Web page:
Commenter Nathan makes a great point. I should have allowed them to play The Oregon Trail game. Well….I did, I totally forgot about that part of the day. And, unsurprisingly, the students loved playing it. There’s not enough time to play it in it’s entirety during one class period, but they still love it. What’s more, there is an astonishing amount of real historical facts in the iTouch game.
At the beginning of Dec. (’09) I attended the Google Teacher Academy in Washington D.C. My intent on going was to: A) learn more about the offerings of Google and gain a better understanding of how I could use Google apps in my 8th grade U.S. history class, and, B) pick the brains of fellow educators from around the country who are also doing great things with technology in their classrooms.
The entire experience was the best professional workshop I’ve attended. Ever. Unlike a lot of workshop/conferences I’ve been to, GTADC equipped me with tools I can use in my classroom today, and it allowed me the creativity to think about how I could implement these skills into my curriculum.
Some of the highlights:
I teach 8th grade U.S. history, so the implementation of Google Maps AND Earth was phenomenal. The point is not to just show students places on the earth, but to interact with them and expand them. A presentation on Google Lit Trips sealed the deal for me. Instead of just showing where battles of the Civil War were, I plan on having students add details into Earth about the surrounding areas and putting the battles in chronological order.
Speaking of the Civil War, how cool would it be to see a 3D modeling of Antietam, Gettysburg, or any other battle site of the Civil War? SketchUp would allow me (or the students) to create one of these and bring the battlefield to them.
In past years I’ve set up a wiki from PBworks for a collaborative project where students research different events that followed the writing of the Constitution. This year, I’m determined to use Google Sites. My students already have Google Accounts, so there’s really no point in using a new service where they’d have to remember a brand new login and password they may use only once. Plus, since their login will work with Google Maps, Docs, etc., there’s near limitless possibilities for embedding these existing tools into their own site page.
Since I don’t teach math, I’ve stayed away from using Google spreadsheets a lot because well, math is icky. Really, it is…. After having a grand tour of it however, I’m ready to sing its praises. While I’m not too interested in plotting and graphing points along an X and Y axis or managing different mathematical formulas (icky, like I said), I am interested in seeing different statistics from different countries over time. Life expectancies, GDP, literacy rates, etc., are all different things one could graph into a Google Spreadsheet. AND THEN, you can insert a gadget into that spreadsheet to make it look really cool and give it some animation over time. AND THEN, you can insert that spreadsheet into a site or have multiple students collaborate on it. Really cool stuff (and not icky at all).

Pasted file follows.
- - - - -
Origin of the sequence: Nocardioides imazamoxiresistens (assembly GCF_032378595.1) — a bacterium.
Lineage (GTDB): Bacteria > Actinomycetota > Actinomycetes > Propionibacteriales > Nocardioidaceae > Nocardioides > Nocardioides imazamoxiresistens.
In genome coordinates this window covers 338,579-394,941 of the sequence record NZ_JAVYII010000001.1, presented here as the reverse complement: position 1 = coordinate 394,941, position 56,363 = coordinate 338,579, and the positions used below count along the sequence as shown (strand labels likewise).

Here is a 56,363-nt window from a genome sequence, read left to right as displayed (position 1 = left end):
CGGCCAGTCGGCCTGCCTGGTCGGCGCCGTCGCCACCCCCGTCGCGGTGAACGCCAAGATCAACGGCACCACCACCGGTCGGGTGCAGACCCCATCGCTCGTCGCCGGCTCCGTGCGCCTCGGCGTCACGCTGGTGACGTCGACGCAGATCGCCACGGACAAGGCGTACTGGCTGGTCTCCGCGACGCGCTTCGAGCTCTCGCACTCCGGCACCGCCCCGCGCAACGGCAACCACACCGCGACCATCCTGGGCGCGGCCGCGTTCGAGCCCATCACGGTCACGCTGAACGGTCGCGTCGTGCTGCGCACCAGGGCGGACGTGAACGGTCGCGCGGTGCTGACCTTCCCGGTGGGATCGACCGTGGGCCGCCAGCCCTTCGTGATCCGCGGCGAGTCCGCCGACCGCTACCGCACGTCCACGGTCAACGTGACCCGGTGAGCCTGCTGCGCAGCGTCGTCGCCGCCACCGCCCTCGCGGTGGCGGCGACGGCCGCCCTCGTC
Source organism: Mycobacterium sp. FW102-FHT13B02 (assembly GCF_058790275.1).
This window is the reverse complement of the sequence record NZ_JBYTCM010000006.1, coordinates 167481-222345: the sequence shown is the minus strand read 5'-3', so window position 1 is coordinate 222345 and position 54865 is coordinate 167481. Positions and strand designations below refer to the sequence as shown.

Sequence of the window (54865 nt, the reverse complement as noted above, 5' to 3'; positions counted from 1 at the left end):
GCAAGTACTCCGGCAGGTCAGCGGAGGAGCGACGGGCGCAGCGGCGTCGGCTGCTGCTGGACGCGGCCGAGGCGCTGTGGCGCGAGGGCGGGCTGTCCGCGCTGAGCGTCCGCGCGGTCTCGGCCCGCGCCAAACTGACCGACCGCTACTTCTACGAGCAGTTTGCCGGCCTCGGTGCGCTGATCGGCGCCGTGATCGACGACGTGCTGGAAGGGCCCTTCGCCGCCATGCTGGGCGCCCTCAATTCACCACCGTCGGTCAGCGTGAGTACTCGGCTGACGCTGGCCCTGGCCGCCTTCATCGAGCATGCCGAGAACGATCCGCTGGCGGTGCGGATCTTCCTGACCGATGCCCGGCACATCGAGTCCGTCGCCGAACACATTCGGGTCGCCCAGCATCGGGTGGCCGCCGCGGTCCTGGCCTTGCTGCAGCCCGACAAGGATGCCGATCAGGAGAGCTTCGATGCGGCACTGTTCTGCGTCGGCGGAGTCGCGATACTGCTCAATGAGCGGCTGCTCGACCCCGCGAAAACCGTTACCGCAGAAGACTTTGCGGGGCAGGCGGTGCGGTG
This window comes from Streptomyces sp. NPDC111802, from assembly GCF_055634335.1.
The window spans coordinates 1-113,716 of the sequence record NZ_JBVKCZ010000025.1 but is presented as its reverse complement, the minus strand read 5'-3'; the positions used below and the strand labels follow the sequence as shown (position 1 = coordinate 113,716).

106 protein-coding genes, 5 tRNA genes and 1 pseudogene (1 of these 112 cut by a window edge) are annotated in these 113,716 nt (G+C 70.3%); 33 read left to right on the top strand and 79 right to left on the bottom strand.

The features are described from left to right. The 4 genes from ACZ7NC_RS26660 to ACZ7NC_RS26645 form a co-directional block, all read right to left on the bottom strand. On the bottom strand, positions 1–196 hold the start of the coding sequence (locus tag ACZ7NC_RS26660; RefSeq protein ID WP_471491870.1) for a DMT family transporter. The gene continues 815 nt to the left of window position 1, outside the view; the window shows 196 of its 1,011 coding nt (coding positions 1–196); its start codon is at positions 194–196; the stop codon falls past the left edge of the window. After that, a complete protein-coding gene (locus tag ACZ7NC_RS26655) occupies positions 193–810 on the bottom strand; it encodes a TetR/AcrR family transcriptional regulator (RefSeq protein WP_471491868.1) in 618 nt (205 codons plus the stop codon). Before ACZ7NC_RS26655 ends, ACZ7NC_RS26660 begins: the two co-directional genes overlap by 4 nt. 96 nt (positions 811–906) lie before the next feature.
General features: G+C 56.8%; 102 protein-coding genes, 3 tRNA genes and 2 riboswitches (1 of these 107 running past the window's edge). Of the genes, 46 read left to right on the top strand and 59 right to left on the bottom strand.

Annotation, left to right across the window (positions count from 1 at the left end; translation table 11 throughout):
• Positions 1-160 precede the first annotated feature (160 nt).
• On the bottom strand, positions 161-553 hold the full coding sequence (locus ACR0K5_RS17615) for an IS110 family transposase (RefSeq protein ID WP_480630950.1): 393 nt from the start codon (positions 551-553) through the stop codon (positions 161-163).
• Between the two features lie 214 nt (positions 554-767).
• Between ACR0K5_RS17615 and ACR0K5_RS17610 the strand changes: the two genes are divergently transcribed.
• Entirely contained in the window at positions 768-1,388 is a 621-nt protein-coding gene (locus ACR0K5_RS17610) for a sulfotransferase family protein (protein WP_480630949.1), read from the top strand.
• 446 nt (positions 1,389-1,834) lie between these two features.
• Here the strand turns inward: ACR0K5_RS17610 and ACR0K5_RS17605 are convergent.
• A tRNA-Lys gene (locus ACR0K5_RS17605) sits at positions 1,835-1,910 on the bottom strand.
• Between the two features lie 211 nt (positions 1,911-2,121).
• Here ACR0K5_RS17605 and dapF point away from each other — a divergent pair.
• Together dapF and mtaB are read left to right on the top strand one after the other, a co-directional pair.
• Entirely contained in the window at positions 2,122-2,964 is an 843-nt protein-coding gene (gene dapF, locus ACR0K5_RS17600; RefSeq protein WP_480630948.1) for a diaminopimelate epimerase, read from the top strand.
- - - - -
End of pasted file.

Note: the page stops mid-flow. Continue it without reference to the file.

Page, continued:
Because of a generous grant in our district, I will soon be receiving a classroom set of iPod Touches. In between guest speakers and breaks at GTADC, I spent a lot of timing picking the brains of teachers (like him and him) who know what they’re talking about and teachers who can help me make this leap. Although it wasn’t sponsored by Google, networking with so many fellow educators from other points on the map was really encouraging and inspiring.
I could go on and on about the awesome things I experienced, but sooner or later I’d run out of bullet-points.
The last thing I’ll say, is that before attending, I was skeptical. And perhaps maybe even a little cynical, and I know I’m not the only educator out there who’s ever had this sentiment. Even though I wanted to go and applied to go, I was leery of drinking the Google Kool-Aid and having them use me as a conduit to hook my young and impressionable students into using their free products for life. After I got there and went through the process, it became evident to me that I should really use these Google Apps for Education for what they are: products (FREE products mind you) to help students become engaged and learn. What’s wrong with that? Why is the outcry not as loud for text book publishers who have been price gouging school districts for decades? Microsoft has been doing this for years, and even Apple fanboys have to admit that Apple’s expansive play into education is rooted in turning a profit first and providing an educational experience second (seriously, if nobody made any money in it, no company would ever bother with us plebes in the lowly public sector). So, if Google is going to offer me and my students something for free to make their learning experience that much better, I’ll take it.
After all, when I was in high school we only had Coke machines, and now I prefer Pepsi. Turns out I can make decisions for myself. Who knew?